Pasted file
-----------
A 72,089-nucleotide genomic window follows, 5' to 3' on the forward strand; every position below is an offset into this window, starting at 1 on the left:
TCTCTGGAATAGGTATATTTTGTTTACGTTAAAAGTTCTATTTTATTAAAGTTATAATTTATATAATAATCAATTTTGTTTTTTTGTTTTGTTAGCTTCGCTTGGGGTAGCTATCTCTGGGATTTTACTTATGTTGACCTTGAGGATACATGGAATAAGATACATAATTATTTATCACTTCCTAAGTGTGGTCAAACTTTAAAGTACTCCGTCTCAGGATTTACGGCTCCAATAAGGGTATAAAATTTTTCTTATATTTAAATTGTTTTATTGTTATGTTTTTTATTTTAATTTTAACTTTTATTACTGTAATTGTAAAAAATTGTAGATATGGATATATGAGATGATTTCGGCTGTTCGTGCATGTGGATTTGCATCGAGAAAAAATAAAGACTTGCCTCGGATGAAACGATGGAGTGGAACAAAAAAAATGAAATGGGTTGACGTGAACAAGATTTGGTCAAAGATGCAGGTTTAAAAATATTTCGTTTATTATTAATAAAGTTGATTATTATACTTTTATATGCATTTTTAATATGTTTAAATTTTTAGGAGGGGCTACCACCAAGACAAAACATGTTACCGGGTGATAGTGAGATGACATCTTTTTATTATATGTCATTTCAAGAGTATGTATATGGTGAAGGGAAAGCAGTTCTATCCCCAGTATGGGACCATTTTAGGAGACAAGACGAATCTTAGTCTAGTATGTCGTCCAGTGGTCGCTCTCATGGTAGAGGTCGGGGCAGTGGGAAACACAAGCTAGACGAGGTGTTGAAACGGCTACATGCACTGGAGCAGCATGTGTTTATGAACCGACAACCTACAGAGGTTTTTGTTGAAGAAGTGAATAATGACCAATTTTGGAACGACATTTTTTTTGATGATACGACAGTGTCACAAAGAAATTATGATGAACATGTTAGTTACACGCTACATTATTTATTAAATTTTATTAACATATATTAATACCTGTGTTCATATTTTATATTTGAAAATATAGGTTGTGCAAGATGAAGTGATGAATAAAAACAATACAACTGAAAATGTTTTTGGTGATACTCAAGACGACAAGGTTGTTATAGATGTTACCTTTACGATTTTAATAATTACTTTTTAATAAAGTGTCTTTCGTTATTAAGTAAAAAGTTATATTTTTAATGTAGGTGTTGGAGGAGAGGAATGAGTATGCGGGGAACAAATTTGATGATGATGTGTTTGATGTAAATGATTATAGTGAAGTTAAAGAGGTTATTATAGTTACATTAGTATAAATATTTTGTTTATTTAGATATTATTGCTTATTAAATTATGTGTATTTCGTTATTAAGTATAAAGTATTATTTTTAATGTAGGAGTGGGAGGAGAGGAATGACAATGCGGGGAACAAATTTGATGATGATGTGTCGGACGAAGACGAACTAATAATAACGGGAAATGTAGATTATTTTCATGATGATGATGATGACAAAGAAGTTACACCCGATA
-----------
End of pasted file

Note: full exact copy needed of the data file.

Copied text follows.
A 72,089-nucleotide genomic window follows, 5' to 3' on the forward strand; every position below is an offset into this window, starting at 1 on the left:
TCTCTGGAATAGGTATATTTTGTTTACGTTAAAAGTTCTATTTTATTAAAGTTATAATTTATATAATAATCAATTTTGTTTTTTTGTTTTGTTAGCTTCGCTTGGGGTAGCTATCTCTGGGATTTTACTTATGTTGACCTTGAGGATACATGGAATAAGATACATAATTATTTATCACTTCCTAAGTGTGGTCAAACTTTAAAGTACTCCGTCTCAGGATTTACGGCTCCAATAAGGGTATAAAATTTTTCTTATATTTAAATTGTTTTATTGTTATGTTTTTTATTTTAATTTTAACTTTTATTACTGTAATTGTAAAAAATTGTAGATATGGATATATGAGATGATTTCGGCTGTTCGTGCATGTGGATTTGCATCGAGAAAAAATAAAGACTTGCCTCGGATGAAACGATGGAGTGGAACAAAAAAAATGAAATGGGTTGACGTGAACAAGATTTGGTCAAAGATGCAGGTTTAAAAATATTTCGTTTATTATTAATAAAGTTGATTATTATACTTTTATATGCATTTTTAATATGTTTAAATTTTTAGGAGGGGCTACCACCAAGACAAAACATGTTACCGGGTGATAGTGAGATGACATCTTTTTATTATATGTCATTTCAAGAGTATGTATATGGTGAAGGGAAAGCAGTTCTATCCCCAGTATGGGACCATTTTAGGAGACAAGACGAATCTTAGTCTAGTATGTCGTCCAGTGGTCGCTCTCATGGTAGAGGTCGGGGCAGTGGGAAACACAAGCTAGACGAGGTGTTGAAACGGCTACATGCACTGGAGCAGCATGTGTTTATGAACCGACAACCTACAGAGGTTTTTGTTGAAGAAGTGAATAATGACCAATTTTGGAACGACATTTTTTTTGATGATACGACAGTGTCACAAAGAAATTATGATGAACATGTTAGTTACACGCTACATTATTTATTAAATTTTATTAACATATATTAATACCTGTGTTCATATTTTATATTTGAAAATATAGGTTGTGCAAGATGAAGTGATGAATAAAAACAATACAACTGAAAATGTTTTTGGTGATACTCAAGACGACAAGGTTGTTATAGATGTTACCTTTACGATTTTAATAATTACTTTTTAATAAAGTGTCTTTCGTTATTAAGTAAAAAGTTATATTTTTAATGTAGGTGTTGGAGGAGAGGAATGAGTATGCGGGGAACAAATTTGATGATGATGTGTTTGATGTAAATGATTATAGTGAAGTTAAAGAGGTTATTATAGTTACATTAGTATAAATATTTTGTTTATTTAGATATTATTGCTTATTAAATTATGTGTATTTCGTTATTAAGTATAAAGTATTATTTTTAATGTAGGAGTGGGAGGAGAGGAATGACAATGCGGGGAACAAATTTGATGATGATGTGTCGGACGAAGACGAACTAATAATAACGGGAAATGTAGATTATTTTCATGATGATGATGATGACAAAGAAGTTACACCCGATA